Proposal to Hike Tennessee Tire Fee Draws Industry Concern

RMA Says “Significant Review” Needed of TN Scrap Tire Program

For more information contact:
Dan Zielinski
(202) 682-4846
dzielinski@rma.org

WASHINGTON, D.C.January 11, 2007 – A proposal under consideration by Tennessee’s Solid Waste Advisory Committee (SWAC) that includes increased consumer fees on new tire purchases should include a significant review of the limitations of the state’s scrap tire program, according to a tire industry organization.

The Rubber Manufacturers Association said in a letter to state officials that Tennessee’s program, funding, and markets for scrap tires remain insufficient.

SWAC is considering an increase and expansion of the state’s tire fee by increasing the fee on new passenger and light truck tires from $1.00 per tire to $1.25 per tire, increasing the fee on large truck tires from $1.00 per tire to $5.00 per tire, and initiating a $1.25 fee per tire on all new car sales.

Preliminary estimates of the proposed fee expansion indicate a potential increase in tire revenues from $4.1 million to $6.2 million per year. RMA has urged SWAC to provide greater detail regarding the additional funds needed and how those funds may be allocated.

Consumer fees on new tires are used in many states to fund cleanup, enforcement and market development activities for scrap tires. Some states have diverted tire fee revenues to other purposes, which RMA says endangers scrap tire programs.

RMA said that increased revenues for Tennessee’s scrap tire program should stem from a review of the current program’s inefficiencies. “We believe that the current structure of the scrap tire program remains an inherent challenge to the efficient use of tire fee revenues,” says Christian Gullott, RMA director, government affairs.

According to RMA, Tennessee’s program costs, particularly for transportation of scrap tires, exceed other state programs. “Tennessee’s current fees do not meet the financial needs of the counties to administer their scrap tire programs,” Gullott wrote. He explained that counties are using the total amount of their funds to fund tire disposal, and therefore state funds are largely unavailable for enforcement activity, pile abatement, or market development.

“State scrap tire programs should be focused on the development and stimulation of sustainable markets for scrap tires. This must be both a central goal and a key component of any viable program,” explained Gullott. RMA has long known that developing efficient and self sustaining markets for scrap tires is the best management practice over the long term.”

According to RMA’s 2005 Scrap Tire Report Tennessee generates 5.9 millions tires annually with 72 percent of scrap tires sent to market. Overall, 290 million scrap tires are generated annually in the U.S. and nearly 87 percent are put to new uses in other markets such as fuel, civil engineering or used to make new products.

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The Rubber Manufacturers Association is the national trade association for the rubber products industry. Its members include more than 100 companies that manufacture various rubber products, including tires, hoses, belts, seals, molded goods, and other finished rubber products. RMA members employ over 120,000 workers and account for more than $21 billion in annual sales.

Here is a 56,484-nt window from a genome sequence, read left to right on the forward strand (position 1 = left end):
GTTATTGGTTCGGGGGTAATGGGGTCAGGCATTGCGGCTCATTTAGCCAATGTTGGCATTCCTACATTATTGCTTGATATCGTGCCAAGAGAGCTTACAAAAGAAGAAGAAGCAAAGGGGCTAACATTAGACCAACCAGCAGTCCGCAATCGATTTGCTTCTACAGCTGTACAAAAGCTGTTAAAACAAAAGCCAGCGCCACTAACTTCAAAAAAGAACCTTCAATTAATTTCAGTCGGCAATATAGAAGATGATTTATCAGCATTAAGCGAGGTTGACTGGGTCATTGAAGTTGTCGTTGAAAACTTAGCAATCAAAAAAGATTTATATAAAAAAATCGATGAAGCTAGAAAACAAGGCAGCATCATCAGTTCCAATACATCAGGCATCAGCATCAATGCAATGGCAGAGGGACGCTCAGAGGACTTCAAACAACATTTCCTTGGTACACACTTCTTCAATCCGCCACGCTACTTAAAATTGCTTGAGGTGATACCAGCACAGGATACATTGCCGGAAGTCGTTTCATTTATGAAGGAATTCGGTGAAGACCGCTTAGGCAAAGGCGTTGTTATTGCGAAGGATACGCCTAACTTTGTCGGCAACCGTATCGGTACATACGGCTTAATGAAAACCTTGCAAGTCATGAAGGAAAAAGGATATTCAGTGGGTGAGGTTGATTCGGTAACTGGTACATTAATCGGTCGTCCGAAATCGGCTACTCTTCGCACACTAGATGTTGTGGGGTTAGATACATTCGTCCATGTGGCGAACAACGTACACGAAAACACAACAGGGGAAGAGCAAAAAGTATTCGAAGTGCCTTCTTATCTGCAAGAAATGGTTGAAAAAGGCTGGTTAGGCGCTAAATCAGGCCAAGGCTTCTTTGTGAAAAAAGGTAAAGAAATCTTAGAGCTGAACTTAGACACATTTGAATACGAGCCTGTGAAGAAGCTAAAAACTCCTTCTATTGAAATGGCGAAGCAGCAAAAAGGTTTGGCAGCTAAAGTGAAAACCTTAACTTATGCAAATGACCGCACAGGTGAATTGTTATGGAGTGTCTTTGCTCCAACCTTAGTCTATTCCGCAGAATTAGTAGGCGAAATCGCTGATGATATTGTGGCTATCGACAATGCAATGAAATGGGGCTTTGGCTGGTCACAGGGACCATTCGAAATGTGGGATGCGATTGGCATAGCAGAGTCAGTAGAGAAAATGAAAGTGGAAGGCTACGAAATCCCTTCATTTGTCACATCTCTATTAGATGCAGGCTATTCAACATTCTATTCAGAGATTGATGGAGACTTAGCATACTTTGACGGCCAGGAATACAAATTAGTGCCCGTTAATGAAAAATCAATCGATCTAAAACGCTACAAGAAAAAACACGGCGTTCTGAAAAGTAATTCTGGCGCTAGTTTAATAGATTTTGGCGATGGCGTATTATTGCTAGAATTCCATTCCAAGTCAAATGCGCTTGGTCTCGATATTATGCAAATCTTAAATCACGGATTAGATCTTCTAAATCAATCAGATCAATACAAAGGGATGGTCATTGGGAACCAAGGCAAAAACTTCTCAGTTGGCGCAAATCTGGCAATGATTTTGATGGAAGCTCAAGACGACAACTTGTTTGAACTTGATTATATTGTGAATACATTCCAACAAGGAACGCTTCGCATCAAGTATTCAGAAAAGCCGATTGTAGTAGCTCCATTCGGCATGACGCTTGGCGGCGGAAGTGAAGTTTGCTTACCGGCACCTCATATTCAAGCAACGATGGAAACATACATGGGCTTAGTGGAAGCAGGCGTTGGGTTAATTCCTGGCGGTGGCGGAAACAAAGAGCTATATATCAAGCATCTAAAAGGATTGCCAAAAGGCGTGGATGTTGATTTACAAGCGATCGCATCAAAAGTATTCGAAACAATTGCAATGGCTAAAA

NHTSA Says Improperly Labeled Chinese Truck Tires Have Safety Consequences

NHTSA Rules Against FTS 011007

For more information contact:
Dan Zielinski
(202) 682-4846
dzielinski@rma.org

WASHINGTON, D.C.January 10, 2007 – The National Highway Traffic Safety Administration (NHTSA) today ruled that mislabeled Chinese truck tires pose a safety issue and cannot be sold for use in the U.S.

In September, the Rubber Manufacturers Association urged NHTSA to deny a petition for inconsequential non-compliance requested by Foreign Tire Sales, Inc., (FTS) an importer of Chinese tires. The tires at issue were nearly 19,000 truck tires imported to the U.S. in 2005 and 2006. The tires failed to comply with labeling regulations requiring the sidewall to display a maximum load rating and inflation values for single tire use.

“While petitioner may not intend its non-compliant tires to be used anywhere other than a container chassis, there is no guarantee that the tires may not eventually be placed in a single load application,” wrote Laurie Baulig, RMA senior vice president and general counsel, in comments to NHTSA last September.

NHTSA agreed with RMA that while the intended use of the tires may not present a safety concern, there was no guarantee that the tires may not be placed in a single load application since they are capable of being mounted and used in that manner.

In August, FTS submitted additional information to NHTSA in an attempt to demonstrate that the tires were safe. But the agency was not moved by the information.

“…these reports do not demonstrate that the tires meet the performance standard of FMVSS 119. Moreover, the issue here is not whether the tires meet those performance requirements. Rather, the question is whether the incorrect marking of the tires may itself have safety consequences,” NHTSA wrote in its denial of the FTS petition.

“Federal safety regulations are designed to protect the motoring public,” said Baulig. “RMA members invest a great deal of resources to ensure that their products comply with all rules and our members expect all tire makers who sell product in the U.S. to do the same.”

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The Rubber Manufacturers Association is the national trade association for the rubber products industry. Its members include more than 100 companies that manufacture various rubber products, including tires, hoses, belts, seals, molded goods, and other finished rubber products. RMA members employ over 120,000 workers and account for more than $21 billion in annual sales.